The berries are extremely poisonous if eaten, hence the common name of baneberry. Baneberry is the common name for several species of plants in the genus Actaea. This group in the buttercup family (Ranunculaceae) has toxic fleshy berries, hence the name “bane” meaning something that causes death or a deadly poison. Each doll’s eye berry has a distinctive small dark purplish spot (formed by the flower stigma) which is thought to resemble the eyes of old-fashioned china dolls, hence the common name. Berry toxicity is likely the main reason that wildlife seems to ignore the fruit, although birds seem to be immune to the toxins. Many species of native birds actually thrive on the plant. Such birds include the Ruffed Grouse, Yellow-Bellied Sapsucker, and American Robin. The White-Footed Mouse also eats the berries. Because the foliage is toxic from a cardiac glycoside, it is not eaten by mammalian herbivores.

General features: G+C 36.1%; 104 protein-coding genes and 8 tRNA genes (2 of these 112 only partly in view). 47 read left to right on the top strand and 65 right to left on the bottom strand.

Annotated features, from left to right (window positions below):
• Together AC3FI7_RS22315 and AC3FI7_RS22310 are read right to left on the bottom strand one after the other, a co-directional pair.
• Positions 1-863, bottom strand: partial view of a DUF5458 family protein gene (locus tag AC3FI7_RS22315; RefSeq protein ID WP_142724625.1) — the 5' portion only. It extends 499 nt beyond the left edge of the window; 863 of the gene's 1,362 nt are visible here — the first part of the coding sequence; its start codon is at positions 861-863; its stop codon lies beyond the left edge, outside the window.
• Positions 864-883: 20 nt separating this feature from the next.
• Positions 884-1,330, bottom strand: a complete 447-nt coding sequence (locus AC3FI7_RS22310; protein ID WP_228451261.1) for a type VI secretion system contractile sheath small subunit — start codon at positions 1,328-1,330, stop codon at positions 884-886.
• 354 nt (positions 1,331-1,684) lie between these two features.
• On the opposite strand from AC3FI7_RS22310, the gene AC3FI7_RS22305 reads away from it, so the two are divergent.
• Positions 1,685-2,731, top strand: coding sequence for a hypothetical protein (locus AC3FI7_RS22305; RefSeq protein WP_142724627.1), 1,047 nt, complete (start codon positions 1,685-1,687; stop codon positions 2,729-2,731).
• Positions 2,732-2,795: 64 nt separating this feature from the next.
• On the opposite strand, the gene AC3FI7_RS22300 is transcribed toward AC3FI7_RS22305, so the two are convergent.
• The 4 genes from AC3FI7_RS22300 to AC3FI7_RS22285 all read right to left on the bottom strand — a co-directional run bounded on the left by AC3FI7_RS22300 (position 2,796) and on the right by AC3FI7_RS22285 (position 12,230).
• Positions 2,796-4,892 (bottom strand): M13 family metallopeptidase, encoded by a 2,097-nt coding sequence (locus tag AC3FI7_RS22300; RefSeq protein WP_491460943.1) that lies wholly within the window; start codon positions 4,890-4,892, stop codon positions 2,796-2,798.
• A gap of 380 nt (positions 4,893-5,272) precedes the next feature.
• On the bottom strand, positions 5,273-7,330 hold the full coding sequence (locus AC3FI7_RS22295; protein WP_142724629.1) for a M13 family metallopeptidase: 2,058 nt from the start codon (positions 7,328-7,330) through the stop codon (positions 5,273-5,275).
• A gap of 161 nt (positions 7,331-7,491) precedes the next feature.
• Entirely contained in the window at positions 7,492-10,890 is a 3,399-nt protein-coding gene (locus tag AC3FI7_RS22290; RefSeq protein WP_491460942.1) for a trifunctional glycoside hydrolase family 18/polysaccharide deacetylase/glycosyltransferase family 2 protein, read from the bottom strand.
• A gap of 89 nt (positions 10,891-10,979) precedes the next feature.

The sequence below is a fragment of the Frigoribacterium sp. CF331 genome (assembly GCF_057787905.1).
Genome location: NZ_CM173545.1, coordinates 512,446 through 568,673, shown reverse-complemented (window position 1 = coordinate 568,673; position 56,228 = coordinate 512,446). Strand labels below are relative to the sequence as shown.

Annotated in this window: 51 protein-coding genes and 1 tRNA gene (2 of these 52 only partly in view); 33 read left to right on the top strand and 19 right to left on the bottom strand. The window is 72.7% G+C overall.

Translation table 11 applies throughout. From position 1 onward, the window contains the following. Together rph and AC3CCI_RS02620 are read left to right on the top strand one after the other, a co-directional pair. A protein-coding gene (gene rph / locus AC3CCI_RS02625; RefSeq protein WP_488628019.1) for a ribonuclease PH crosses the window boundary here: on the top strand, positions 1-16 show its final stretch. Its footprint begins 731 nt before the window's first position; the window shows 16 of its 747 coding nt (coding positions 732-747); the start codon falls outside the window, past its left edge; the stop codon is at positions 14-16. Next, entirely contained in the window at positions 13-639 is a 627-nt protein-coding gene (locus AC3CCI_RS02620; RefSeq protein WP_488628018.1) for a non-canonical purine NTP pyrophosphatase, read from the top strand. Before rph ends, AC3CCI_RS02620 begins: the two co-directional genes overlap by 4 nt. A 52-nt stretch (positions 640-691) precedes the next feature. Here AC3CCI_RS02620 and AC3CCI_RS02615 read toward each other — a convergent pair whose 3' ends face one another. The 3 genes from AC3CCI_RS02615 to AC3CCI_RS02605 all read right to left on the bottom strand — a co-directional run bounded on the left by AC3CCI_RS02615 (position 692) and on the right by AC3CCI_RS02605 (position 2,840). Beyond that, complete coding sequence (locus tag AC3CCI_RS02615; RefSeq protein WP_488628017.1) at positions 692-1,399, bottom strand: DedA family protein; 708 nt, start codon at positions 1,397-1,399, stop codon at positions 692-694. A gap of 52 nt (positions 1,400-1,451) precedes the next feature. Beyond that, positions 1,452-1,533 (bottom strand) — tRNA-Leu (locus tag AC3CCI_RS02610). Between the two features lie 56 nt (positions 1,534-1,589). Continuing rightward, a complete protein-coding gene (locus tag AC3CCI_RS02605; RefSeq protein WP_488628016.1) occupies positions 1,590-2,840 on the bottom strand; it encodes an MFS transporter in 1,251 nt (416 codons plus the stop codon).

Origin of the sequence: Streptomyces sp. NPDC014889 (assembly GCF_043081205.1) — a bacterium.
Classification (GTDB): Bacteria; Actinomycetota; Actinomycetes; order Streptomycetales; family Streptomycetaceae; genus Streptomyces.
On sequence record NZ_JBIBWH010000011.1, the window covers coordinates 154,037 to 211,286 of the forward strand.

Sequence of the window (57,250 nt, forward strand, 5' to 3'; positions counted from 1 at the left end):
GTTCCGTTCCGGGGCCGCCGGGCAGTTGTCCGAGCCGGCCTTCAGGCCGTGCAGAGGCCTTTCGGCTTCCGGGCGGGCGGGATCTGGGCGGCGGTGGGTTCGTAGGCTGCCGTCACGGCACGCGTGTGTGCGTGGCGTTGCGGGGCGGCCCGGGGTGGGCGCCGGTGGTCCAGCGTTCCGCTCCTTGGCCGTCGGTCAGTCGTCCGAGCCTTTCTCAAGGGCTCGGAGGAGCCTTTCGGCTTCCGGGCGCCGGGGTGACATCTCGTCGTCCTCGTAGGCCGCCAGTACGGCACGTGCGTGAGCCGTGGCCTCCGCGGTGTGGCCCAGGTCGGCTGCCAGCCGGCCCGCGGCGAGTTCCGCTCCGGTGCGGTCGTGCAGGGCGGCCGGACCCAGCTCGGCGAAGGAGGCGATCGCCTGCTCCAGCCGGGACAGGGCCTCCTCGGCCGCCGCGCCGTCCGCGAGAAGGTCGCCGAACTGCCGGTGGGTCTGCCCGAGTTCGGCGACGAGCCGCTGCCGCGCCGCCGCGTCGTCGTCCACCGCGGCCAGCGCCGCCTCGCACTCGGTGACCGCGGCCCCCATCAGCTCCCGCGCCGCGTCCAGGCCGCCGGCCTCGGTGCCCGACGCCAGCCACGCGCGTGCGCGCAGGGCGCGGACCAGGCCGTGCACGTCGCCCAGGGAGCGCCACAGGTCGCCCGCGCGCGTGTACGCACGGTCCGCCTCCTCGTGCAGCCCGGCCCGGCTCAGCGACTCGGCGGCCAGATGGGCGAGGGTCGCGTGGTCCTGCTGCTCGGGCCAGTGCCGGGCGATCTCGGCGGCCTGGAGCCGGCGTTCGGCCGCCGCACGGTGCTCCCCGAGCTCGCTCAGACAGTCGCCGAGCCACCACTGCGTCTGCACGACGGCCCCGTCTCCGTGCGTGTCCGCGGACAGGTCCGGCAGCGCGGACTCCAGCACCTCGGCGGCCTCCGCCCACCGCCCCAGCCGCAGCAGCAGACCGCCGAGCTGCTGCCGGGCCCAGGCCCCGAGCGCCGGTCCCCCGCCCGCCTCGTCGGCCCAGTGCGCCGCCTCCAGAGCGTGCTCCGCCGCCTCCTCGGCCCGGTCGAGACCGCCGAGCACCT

Doll’s eyes Photo: Creative Commons
Self-seeding may occur in optimum growing conditions where the berries fall to the ground. If naturalization is desired, berries may be picked and immediately planted into the ground as soon as they ripen in the fall in order to promote colonial spread. It typically takes 2 or more years for seeds to germinate under natural conditions. Baneberry can also be propagated by division in early spring. Plants are slow growing and take a few years to grow large enough to flower.
Actaea pachypoda Photo: USDA, Wikimedia Commons
DIFFERENCES BETWEEN THE TWO SPECIES
In summary, A. racemosa and A. pachypoda share similar physical characteristics and are difficult to distinguish based on foliage early in the season. After flowering, there are distinctive differences:
Red baneberry Photo: Homer Edward Price, Creative Commons